The researchers compared the rates of death and 'targeted diagnoses' (blood and lymphatic system, cardiac, gastrointestinal, liver, kidney and vascular disorders, plus other complications of chronic liver disease including pulmonary hypertension and lichen planus, metabolic disease, cancers strongly associated with hepatitis C, and substance use disorders) between cured and uncured people, and according to whether people were living with HIV or not.

The endpoints of death and targeted diagnoses were combined, as there were only 15 deaths and 75 targeted diagnoses among study participants. Over four years of follow-up the estimated cumulative rate of targeted diagnoses or deaths was 24% in people with HIV who were cured of hepatitis C and 17% in people without HIV who were cured of hepatitis C. However, when comparing people with HIV cured or not cured of hepatitis C, there was no significant difference in the cumulative rate of deaths or targeted diagnoses.

Among people with HIV cured of hepatitis C, the most common diagnoses and causes of death were cardiovascular.

A regression analysis that adjusted for demographic characteristics, body mass index, a measure of liver fibrosis (FIB-4), CD4 count and viral load showed that the only factor significantly associated with the composite outcome was HIV status (adjusted hazard ratio 2.0, p=0.047) in those who were cured. More advanced fibrosis (FIB-4>3.25, aHR 5.0, p=0.009) was the only significant factor in those who were not cured.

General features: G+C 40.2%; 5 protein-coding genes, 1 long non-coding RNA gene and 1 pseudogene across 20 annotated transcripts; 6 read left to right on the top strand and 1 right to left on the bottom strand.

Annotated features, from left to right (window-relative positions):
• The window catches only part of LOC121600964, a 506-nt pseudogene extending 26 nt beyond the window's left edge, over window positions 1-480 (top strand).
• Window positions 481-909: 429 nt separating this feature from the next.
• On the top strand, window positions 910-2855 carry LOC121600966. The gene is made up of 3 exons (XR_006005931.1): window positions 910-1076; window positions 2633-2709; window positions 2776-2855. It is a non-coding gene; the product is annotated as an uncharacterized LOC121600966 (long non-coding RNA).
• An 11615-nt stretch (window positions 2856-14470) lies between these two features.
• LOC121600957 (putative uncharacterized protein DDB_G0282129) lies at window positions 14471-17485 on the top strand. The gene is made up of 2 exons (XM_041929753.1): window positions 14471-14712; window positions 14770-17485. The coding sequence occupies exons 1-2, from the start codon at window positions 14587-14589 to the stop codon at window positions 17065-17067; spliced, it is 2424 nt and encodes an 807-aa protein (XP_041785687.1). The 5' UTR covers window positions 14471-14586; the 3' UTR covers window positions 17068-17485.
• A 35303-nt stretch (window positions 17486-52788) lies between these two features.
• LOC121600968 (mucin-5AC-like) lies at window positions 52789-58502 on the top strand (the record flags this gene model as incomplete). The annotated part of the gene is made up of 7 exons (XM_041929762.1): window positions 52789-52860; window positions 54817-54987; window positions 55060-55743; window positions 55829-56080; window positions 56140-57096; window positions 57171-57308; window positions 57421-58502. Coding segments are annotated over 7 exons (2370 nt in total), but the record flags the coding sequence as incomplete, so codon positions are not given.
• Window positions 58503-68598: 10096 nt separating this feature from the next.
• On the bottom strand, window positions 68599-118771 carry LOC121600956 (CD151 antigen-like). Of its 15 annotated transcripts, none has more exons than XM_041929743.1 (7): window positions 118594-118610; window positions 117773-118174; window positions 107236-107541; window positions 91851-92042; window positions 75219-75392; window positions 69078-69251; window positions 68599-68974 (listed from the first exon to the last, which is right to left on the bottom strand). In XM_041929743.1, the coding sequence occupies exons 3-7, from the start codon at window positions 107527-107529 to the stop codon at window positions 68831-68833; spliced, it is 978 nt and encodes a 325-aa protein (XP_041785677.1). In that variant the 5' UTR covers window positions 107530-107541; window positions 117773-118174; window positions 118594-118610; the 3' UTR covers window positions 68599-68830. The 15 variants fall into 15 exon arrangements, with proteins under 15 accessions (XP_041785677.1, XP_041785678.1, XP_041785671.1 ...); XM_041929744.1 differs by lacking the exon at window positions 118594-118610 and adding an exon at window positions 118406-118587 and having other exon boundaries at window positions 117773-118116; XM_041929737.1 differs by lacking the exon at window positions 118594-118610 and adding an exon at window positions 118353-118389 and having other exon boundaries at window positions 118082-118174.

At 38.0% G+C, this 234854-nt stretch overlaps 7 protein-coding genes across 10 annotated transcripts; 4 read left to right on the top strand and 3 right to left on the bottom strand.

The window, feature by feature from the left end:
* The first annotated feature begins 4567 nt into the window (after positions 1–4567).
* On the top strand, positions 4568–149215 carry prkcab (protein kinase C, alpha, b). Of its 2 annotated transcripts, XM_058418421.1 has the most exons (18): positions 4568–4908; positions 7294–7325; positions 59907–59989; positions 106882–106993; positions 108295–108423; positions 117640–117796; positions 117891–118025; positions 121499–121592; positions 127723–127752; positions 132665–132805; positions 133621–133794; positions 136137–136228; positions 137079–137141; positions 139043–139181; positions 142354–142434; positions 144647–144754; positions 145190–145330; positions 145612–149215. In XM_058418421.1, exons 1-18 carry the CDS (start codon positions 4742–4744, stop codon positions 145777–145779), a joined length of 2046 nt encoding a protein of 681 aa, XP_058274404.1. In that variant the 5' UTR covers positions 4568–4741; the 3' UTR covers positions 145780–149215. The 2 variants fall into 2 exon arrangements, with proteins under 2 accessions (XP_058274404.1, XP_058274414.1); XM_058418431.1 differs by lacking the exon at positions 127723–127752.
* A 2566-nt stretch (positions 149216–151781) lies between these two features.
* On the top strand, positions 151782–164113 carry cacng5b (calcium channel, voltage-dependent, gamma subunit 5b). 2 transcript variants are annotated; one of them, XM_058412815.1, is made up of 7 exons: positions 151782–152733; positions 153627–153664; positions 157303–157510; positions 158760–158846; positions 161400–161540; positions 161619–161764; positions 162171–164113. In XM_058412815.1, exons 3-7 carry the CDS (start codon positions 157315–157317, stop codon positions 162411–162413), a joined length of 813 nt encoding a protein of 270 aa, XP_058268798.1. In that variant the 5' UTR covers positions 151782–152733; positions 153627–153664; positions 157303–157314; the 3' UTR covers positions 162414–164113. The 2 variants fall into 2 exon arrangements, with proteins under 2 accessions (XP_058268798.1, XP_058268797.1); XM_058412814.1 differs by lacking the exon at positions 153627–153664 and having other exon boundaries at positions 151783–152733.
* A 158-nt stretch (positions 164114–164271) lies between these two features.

The researchers say that their study is the first to systematically compare post-cure outcomes in people with and without HIV. “Even with comparable baseline liver disease stage and other risk characteristics, […] more adverse clinical outcomes were realized in the younger HIV group,” they note. Although inflammation caused by HIV coupled with accelerated ageing may contribute to this outcome, they say more research is needed to understand the interaction between harm caused by HIV and hepatitis C in people who have been cured of hepatitis C.


A second study, which looked at post-cure outcomes only in people with HIV, matched 3,961 people with HIV cured of hepatitis C between 2013 and 2020 with 33,872 people with HIV without hepatitis C. Participants were matched by age, sex, HIV transmission group, history of AIDS diagnosis and body mass index. All participants were virally suppressed.

During a median follow-up period of 3.7 years, people with HIV cured of hepatitis C were approximately twice as likely to die as people with HIV without hepatitis C (incidence rate ratio 1.9). After the first 12 months of follow-up, previous coinfection with hepatitis C was associated with more than twice the incidence of death from any cause during the follow-up period (IRR 2.4). The association between past hepatitis C infection and increased risk of death was not affected by duration of antiretroviral treatment, CD4 count or viral suppression.

Cause of death was reported for 518 out of 659 deaths. Liver-related deaths were more common in those cured of hepatitis C (17% vs 3%). Non-AIDS, non-liver-related cancer was the most common cause of death in both groups (17% vs 26%).

Critically, this study excluded people with liver cirrhosis, so it screened out people who would have been at high risk of liver-related death despite hepatitis C cure. Nevertheless, people with HIV and hepatitis C had been living with hepatitis C for a median of 15 years before starting direct-acting antiviral treatment, suggesting that longstanding hepatitis C infection might lead to harm even without severe liver damage.

The authors say that more research is needed to understand why people with HIV cured of hepatitis C have a higher long-term risk of death than those without hepatitis C.